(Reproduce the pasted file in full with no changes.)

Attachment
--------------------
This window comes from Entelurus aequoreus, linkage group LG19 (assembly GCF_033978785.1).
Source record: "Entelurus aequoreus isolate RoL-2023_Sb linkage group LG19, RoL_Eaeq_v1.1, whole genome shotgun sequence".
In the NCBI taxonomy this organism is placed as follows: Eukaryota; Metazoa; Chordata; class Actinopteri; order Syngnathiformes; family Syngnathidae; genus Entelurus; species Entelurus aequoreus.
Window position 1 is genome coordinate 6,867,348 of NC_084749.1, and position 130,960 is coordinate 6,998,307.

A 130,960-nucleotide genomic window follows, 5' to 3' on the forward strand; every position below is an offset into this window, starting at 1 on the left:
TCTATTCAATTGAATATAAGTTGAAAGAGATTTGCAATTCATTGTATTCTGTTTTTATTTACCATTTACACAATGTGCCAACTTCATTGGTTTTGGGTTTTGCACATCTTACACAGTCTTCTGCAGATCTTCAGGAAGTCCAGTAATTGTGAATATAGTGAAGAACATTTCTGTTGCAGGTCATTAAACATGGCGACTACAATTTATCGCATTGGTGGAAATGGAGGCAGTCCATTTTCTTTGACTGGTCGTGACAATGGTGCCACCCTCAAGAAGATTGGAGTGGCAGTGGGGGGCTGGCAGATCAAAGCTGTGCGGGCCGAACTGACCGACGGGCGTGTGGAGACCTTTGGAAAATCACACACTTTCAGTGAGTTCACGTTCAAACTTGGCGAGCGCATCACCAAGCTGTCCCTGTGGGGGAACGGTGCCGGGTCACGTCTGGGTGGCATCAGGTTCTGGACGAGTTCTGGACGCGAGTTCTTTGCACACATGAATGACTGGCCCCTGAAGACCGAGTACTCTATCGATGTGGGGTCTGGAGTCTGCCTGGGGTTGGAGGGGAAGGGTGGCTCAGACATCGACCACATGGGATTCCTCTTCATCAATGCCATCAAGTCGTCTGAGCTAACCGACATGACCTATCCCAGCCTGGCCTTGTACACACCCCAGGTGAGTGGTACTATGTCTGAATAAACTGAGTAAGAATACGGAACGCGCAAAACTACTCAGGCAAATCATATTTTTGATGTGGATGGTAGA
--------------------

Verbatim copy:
This window comes from Entelurus aequoreus, linkage group LG19 (assembly GCF_033978785.1).
Source record: "Entelurus aequoreus isolate RoL-2023_Sb linkage group LG19, RoL_Eaeq_v1.1, whole genome shotgun sequence".
In the NCBI taxonomy this organism is placed as follows: Eukaryota; Metazoa; Chordata; class Actinopteri; order Syngnathiformes; family Syngnathidae; genus Entelurus; species Entelurus aequoreus.
Window position 1 is genome coordinate 6,867,348 of NC_084749.1, and position 130,960 is coordinate 6,998,307.

A 130,960-nucleotide genomic window follows, 5' to 3' on the forward strand; every position below is an offset into this window, starting at 1 on the left:
TCTATTCAATTGAATATAAGTTGAAAGAGATTTGCAATTCATTGTATTCTGTTTTTATTTACCATTTACACAATGTGCCAACTTCATTGGTTTTGGGTTTTGCACATCTTACACAGTCTTCTGCAGATCTTCAGGAAGTCCAGTAATTGTGAATATAGTGAAGAACATTTCTGTTGCAGGTCATTAAACATGGCGACTACAATTTATCGCATTGGTGGAAATGGAGGCAGTCCATTTTCTTTGACTGGTCGTGACAATGGTGCCACCCTCAAGAAGATTGGAGTGGCAGTGGGGGGCTGGCAGATCAAAGCTGTGCGGGCCGAACTGACCGACGGGCGTGTGGAGACCTTTGGAAAATCACACACTTTCAGTGAGTTCACGTTCAAACTTGGCGAGCGCATCACCAAGCTGTCCCTGTGGGGGAACGGTGCCGGGTCACGTCTGGGTGGCATCAGGTTCTGGACGAGTTCTGGACGCGAGTTCTTTGCACACATGAATGACTGGCCCCTGAAGACCGAGTACTCTATCGATGTGGGGTCTGGAGTCTGCCTGGGGTTGGAGGGGAAGGGTGGCTCAGACATCGACCACATGGGATTCCTCTTCATCAATGCCATCAAGTCGTCTGAGCTAACCGACATGACCTATCCCAGCCTGGCCTTGTACACACCCCAGGTGAGTGGTACTATGTCTGAATAAACTGAGTAAGAATACGGAACGCGCAAAACTACTCAGGCAAATCATATTTTTGATGTGGATGGTAGA